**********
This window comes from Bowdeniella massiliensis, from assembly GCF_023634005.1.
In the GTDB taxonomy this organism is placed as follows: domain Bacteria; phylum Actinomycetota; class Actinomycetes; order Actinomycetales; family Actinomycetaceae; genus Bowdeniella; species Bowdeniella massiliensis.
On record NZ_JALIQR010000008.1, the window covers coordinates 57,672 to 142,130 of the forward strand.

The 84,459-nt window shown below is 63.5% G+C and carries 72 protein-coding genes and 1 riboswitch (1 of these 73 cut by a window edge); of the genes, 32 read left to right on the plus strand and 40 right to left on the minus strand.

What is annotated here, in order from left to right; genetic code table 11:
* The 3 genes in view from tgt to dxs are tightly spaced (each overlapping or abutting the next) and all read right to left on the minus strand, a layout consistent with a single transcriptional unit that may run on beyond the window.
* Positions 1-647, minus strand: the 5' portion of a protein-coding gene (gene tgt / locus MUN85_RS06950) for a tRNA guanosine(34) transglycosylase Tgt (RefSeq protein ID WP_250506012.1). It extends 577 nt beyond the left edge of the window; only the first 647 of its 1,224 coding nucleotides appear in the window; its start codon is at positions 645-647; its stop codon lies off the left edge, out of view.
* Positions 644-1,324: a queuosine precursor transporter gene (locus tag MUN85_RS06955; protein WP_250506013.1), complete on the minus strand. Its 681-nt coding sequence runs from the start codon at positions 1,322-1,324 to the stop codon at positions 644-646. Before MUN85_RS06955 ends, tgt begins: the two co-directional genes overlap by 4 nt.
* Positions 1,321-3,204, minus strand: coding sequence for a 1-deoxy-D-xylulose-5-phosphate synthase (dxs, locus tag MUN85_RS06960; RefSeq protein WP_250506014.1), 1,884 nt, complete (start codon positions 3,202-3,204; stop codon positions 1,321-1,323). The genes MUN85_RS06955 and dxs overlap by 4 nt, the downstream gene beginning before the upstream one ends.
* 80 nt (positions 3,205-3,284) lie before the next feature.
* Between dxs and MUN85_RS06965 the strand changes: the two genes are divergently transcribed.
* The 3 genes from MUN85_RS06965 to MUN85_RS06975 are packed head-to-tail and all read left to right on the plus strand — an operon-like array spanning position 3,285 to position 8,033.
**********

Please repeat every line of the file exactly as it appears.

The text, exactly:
This window comes from Bowdeniella massiliensis, from assembly GCF_023634005.1.
In the GTDB taxonomy this organism is placed as follows: domain Bacteria; phylum Actinomycetota; class Actinomycetes; order Actinomycetales; family Actinomycetaceae; genus Bowdeniella; species Bowdeniella massiliensis.
On record NZ_JALIQR010000008.1, the window covers coordinates 57,672 to 142,130 of the forward strand.

The 84,459-nt window shown below is 63.5% G+C and carries 72 protein-coding genes and 1 riboswitch (1 of these 73 cut by a window edge); of the genes, 32 read left to right on the plus strand and 40 right to left on the minus strand.

What is annotated here, in order from left to right; genetic code table 11:
* The 3 genes in view from tgt to dxs are tightly spaced (each overlapping or abutting the next) and all read right to left on the minus strand, a layout consistent with a single transcriptional unit that may run on beyond the window.
* Positions 1-647, minus strand: the 5' portion of a protein-coding gene (gene tgt / locus MUN85_RS06950) for a tRNA guanosine(34) transglycosylase Tgt (RefSeq protein ID WP_250506012.1). It extends 577 nt beyond the left edge of the window; only the first 647 of its 1,224 coding nucleotides appear in the window; its start codon is at positions 645-647; its stop codon lies off the left edge, out of view.
* Positions 644-1,324: a queuosine precursor transporter gene (locus tag MUN85_RS06955; protein WP_250506013.1), complete on the minus strand. Its 681-nt coding sequence runs from the start codon at positions 1,322-1,324 to the stop codon at positions 644-646. Before MUN85_RS06955 ends, tgt begins: the two co-directional genes overlap by 4 nt.
* Positions 1,321-3,204, minus strand: coding sequence for a 1-deoxy-D-xylulose-5-phosphate synthase (dxs, locus tag MUN85_RS06960; RefSeq protein WP_250506014.1), 1,884 nt, complete (start codon positions 3,202-3,204; stop codon positions 1,321-1,323). The genes MUN85_RS06955 and dxs overlap by 4 nt, the downstream gene beginning before the upstream one ends.
* 80 nt (positions 3,205-3,284) lie before the next feature.
* Between dxs and MUN85_RS06965 the strand changes: the two genes are divergently transcribed.
* The 3 genes from MUN85_RS06965 to MUN85_RS06975 are packed head-to-tail and all read left to right on the plus strand — an operon-like array spanning position 3,285 to position 8,033.